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Friday, May 24
The Indiana Daily Student

opinion

OPINION: Understanding the power of student activism

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The 1968 Columbia University protests represent the pinnacle of student-led activism. These protests were invoked for two main reasons. First was resistance against the proposal to build a gymnasium for the university which would lead to the displacement of the local minority population of Harlem, seen as a move toward segregation. Second was a demand for the university to cut ties with the Institute for Defense Analyses, a think tank affiliated with the U.S. Department of Defense — which at that time was involved in the bloody war of Vietnam. Opposition to this war was the primary reason they demanded divestment from IDA.  

After a long struggle of more than 1,000 protesters occupying university buildings and occasional scrambles with law enforcement, Columbia accepted their two main demands. They scrapped the plan to build a new gym and cut ties with the IDA. Student protests like this are a source of hope for students today tirelessly fighting for their values.  

Protests in general tend to follow a basic structure. There is a reason for discontent with the status quo. An identification of a problem in the system is key for a protest to be invoked. Then an appeal is made for solving this problem by challenging the status quo. The power to change is not directly held by the people facing the problem — in a republic, this is generally through representatives who can vote on laws. This power gap is filled by disrupting the status quo to gain recognition of the appeal. Then these demands are either accepted or clamped down upon. There are a lot of nuances to protesting, but this overview is essential in understanding protests at universities as a microcosm of a county, state or even a country.  

The stage of appeal or just making the dissenters’ presence felt requires a lot of organization. This organization involves hours of meetings, practicing escalations, training to deal with the police — figuring out ways to stall them and just deciding on how comfortable everyone involved is with pushing the legality of their right to protest. Legality presents an interesting aspect of confining protests to a legal and an illegal definition. I believe this is antithetical to the very nature of a protest. The presence of protesters cannot be felt without disruptions, they often involve crossing boundaries of acceptability to catch people’s eye.  

College campuses provide a perfect environment to incubate a spirit of protesting. Students tend to spend most of their time on college campuses, either in classes, club meetings or just by living in on-campus housing. This sheer proximity is essential in fostering a sense of community, which is essential in organizing a protest. Students with common political values are easily accessible to each other. College students tend to be heavily politically active; this perhaps leads to politics dominating their daily conversations or at least playing a significant role. A possible explanation could be that during transition to adulthood this demographic faces, they gain a heightened sense of civic responsibility by gaining the right to vote.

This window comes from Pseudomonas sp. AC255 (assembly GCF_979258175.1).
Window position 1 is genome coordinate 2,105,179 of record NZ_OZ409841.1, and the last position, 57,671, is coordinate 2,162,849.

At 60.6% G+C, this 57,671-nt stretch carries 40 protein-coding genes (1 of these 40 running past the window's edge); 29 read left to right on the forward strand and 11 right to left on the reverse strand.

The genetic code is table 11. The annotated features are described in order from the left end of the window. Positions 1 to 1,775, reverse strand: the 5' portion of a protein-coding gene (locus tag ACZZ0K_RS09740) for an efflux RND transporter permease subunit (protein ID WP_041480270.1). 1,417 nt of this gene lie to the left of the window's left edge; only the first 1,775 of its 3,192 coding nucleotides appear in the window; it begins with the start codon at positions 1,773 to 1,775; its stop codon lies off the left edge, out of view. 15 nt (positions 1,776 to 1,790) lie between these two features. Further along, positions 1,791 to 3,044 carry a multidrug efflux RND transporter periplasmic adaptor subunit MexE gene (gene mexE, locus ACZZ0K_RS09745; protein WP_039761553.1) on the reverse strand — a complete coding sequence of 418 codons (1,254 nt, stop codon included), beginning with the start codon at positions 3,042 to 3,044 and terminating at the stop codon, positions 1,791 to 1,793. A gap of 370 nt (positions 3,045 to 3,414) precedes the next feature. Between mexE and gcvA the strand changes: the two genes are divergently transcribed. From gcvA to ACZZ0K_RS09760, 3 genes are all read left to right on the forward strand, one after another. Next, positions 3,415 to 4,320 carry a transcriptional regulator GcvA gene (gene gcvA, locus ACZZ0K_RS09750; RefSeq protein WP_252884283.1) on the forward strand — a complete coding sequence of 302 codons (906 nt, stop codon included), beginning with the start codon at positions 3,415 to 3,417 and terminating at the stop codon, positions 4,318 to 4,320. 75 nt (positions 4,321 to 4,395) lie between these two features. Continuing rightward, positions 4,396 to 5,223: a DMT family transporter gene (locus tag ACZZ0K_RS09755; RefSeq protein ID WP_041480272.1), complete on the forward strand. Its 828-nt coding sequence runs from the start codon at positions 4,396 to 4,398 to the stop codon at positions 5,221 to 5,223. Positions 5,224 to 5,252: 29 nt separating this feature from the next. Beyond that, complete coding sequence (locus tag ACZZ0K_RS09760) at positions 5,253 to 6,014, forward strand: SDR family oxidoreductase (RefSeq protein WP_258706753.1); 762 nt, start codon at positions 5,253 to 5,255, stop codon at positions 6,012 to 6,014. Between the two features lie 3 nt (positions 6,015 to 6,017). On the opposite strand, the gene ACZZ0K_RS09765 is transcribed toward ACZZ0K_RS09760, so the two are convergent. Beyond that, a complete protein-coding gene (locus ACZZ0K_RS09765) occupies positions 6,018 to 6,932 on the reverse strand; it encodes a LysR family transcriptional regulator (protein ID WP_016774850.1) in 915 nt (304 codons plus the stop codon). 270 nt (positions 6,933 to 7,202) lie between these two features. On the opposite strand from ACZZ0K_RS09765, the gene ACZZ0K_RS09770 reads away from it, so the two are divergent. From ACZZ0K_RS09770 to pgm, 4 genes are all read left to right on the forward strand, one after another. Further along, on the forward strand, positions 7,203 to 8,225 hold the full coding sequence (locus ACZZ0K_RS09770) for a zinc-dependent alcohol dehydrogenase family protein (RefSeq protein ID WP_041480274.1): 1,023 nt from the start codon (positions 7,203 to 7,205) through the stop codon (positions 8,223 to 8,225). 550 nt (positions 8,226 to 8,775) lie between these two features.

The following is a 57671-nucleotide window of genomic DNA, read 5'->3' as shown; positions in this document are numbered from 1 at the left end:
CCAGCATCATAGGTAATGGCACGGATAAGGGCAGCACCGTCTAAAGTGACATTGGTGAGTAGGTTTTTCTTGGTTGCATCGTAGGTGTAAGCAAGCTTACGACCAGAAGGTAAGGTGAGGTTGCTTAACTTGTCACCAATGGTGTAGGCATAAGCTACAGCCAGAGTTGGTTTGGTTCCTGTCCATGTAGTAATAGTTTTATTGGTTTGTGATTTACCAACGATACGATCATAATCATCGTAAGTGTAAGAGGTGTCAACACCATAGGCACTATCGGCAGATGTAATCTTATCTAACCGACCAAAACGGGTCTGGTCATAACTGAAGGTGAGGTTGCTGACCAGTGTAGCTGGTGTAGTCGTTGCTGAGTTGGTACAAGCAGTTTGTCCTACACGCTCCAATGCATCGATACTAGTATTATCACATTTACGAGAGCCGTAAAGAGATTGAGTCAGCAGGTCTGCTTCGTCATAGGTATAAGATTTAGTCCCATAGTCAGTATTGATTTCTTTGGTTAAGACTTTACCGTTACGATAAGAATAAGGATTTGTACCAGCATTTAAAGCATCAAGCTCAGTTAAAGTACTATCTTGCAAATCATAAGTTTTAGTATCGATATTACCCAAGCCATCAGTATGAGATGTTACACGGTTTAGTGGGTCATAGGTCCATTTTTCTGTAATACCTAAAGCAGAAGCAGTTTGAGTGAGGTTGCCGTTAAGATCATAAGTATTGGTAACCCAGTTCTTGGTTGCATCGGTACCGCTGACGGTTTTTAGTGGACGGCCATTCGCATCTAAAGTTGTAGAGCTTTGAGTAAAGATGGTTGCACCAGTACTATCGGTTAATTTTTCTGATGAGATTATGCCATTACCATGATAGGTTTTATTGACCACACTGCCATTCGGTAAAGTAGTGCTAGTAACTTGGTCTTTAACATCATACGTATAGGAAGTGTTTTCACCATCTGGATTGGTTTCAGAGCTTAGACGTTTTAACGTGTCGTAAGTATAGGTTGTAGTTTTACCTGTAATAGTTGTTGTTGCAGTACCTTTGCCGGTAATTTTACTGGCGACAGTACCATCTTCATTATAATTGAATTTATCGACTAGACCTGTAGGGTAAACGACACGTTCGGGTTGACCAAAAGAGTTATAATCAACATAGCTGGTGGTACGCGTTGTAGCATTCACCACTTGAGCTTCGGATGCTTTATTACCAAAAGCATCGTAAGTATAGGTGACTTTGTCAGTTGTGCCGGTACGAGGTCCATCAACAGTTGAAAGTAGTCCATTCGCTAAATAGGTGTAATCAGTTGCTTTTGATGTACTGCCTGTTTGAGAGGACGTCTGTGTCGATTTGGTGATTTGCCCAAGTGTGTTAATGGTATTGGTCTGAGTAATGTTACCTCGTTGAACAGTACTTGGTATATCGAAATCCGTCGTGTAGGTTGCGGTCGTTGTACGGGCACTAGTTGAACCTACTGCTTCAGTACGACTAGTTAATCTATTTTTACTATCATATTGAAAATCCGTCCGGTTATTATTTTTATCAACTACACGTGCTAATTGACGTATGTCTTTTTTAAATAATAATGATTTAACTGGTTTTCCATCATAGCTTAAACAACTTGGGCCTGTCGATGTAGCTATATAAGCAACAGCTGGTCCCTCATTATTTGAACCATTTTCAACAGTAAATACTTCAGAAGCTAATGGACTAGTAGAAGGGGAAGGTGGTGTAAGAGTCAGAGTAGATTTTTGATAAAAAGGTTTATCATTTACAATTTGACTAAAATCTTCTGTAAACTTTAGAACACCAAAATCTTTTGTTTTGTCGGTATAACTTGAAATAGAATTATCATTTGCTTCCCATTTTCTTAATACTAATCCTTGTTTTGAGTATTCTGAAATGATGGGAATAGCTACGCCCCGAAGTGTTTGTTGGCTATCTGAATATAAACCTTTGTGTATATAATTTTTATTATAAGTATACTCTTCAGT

College may represent a sense of freedom for an individual to build their identity as they go through this crucial phase of life. Politics has increasingly become a central part of one’s identity. Advocating for a position is best represented by protesting for that position to become reality.  

Participating in a collective action like a protest creates a feeling of community. This community consists of members who share similar values and trust each other. The trust aspect of a protest is easier to achieve on a college campus. Every participating member is aware of their background, as they are college students. This background information is a commonality that helps build trust which is perhaps not possible in other public contexts.  

Participating in protest also contributes to two fundamental goals of a college education is to create awareness that counters ignorance and fosters a learning environment.  There must be an adequate educational process before a protest is carried out. Protesters must be fully aware of what they are fighting for. This is obvious as the strength of the idea is enough to mobilize people. However, the strength of an idea is no evidence of its quality, and this is important when one tries to analyze these protests.  

Educating people is natural to student protests. Protests at a college level represent a confluence of education and early political mobilization that produces socially conscious citizens. The real-life policy changes like during the 1968 Columbia protests may induce build public trust in the institutions that govern them. Overall, protesting in university is something that everyone should participate in to build a good conscious self and a conscious population.  

Advait Save (he/they) is a freshman studying economics and sociology.  

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